With her second album, Helium Sunset, Belgian chanteuse An Pierle takes the listener on a journey to different musical territories, drawing comparisons with Nick Cave and Roxy Music.
Pierle’s distinctive voice slides into the opener, Sorry, a laid back piano-led lounge ballad, with eerie backing vocals and mellotron. A slinky Rhodes intro heralds the acoustic pop noir of As Sudden Tears Fall, complete with quietly menacing electric guitars.
Nobody’s Fault is a duet with her guitarist collaborator Koen Gisen, a beautifully sad ballad, with Pierle’s piano to the fore. On Sister, she brings to mind Kate Bush, with the driving cello and guitar, and a rather mad plonking piano solo.
As well as bringing Bush to mind, Pierle’s sound occasionally veers into Tori Amos territory, and sometimes she sounds wilfully quirky and bizarre. This doesn’t make this album an easy listen, for example on the sinister title track. She also shares Amos’s penchant for stream of consciousness lyrics and strange imagery (“your shiny mooses don’t need to rest”).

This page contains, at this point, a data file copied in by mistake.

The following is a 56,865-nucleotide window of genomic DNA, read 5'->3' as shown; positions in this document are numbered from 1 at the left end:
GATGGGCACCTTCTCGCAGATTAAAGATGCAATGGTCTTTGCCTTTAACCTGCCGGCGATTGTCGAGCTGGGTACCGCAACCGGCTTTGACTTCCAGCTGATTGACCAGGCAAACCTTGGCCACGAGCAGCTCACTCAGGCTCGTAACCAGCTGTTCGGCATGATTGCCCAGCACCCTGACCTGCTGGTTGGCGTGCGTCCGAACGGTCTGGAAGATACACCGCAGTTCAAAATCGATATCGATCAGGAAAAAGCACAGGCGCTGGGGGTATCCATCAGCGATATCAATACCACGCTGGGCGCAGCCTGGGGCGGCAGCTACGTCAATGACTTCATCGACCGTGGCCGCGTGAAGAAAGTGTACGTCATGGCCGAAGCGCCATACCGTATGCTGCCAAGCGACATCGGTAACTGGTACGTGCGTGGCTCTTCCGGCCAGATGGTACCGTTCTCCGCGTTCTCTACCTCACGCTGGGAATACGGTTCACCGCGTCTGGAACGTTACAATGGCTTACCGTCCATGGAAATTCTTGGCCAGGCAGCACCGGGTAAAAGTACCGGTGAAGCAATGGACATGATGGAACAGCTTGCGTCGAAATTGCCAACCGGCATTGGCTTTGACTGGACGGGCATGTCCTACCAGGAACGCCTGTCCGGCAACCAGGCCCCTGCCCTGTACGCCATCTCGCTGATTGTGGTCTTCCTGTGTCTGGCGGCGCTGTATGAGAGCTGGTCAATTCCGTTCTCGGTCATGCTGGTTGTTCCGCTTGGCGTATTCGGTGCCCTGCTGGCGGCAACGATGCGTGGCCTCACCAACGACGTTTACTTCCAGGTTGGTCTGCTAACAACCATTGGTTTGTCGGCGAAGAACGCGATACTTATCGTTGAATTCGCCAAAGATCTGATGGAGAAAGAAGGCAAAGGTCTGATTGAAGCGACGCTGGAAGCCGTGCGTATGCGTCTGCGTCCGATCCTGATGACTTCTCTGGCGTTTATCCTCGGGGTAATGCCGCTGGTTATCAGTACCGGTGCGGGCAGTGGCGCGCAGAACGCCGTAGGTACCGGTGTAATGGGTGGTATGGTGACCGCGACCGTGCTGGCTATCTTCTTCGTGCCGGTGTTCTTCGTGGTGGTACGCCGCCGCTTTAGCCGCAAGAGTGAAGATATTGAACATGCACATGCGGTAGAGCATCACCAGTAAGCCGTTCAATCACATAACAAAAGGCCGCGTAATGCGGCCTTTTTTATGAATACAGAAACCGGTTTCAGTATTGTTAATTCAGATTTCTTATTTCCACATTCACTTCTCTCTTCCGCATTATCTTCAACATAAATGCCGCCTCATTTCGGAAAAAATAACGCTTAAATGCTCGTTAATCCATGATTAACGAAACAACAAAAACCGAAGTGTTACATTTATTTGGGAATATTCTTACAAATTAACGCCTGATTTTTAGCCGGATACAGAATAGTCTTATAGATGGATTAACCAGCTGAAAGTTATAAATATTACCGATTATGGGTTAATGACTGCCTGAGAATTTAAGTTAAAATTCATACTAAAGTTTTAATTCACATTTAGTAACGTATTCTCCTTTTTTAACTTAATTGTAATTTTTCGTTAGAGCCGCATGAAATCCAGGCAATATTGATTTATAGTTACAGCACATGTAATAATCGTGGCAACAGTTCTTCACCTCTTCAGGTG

Medusa features bowed electric guitars and more bizarre keyboards, while Pierle’s lyrics ruminate on the perils of water and diving, and being “a free meal floating by” for the fishes.
The single Sing Song Sally has a more indie-pop sensibility to it, while still retaining its quirkiness with use of the discordant piano and xylophone. Leave Me There’s organ, sound effects and acrobatic vocals bring a claustrophobic feel, which opens into a lighter, acoustic finale. The closing Walk mixes heavy snowfall with the joy of love, punctuated by a droning, sinister accordion. There’s also a very strange hidden track, with pizzicato strings, and unsettling vocals.
Pierle’s vocal similarity to Kate Bush means you’ll either love or hate her, and her music is a bit of an acquired taste. After a few plays some of the songs sink into the subconscious, rewarding perseverance. Overall, this is a challenging album, which is impossible to pigeonhole.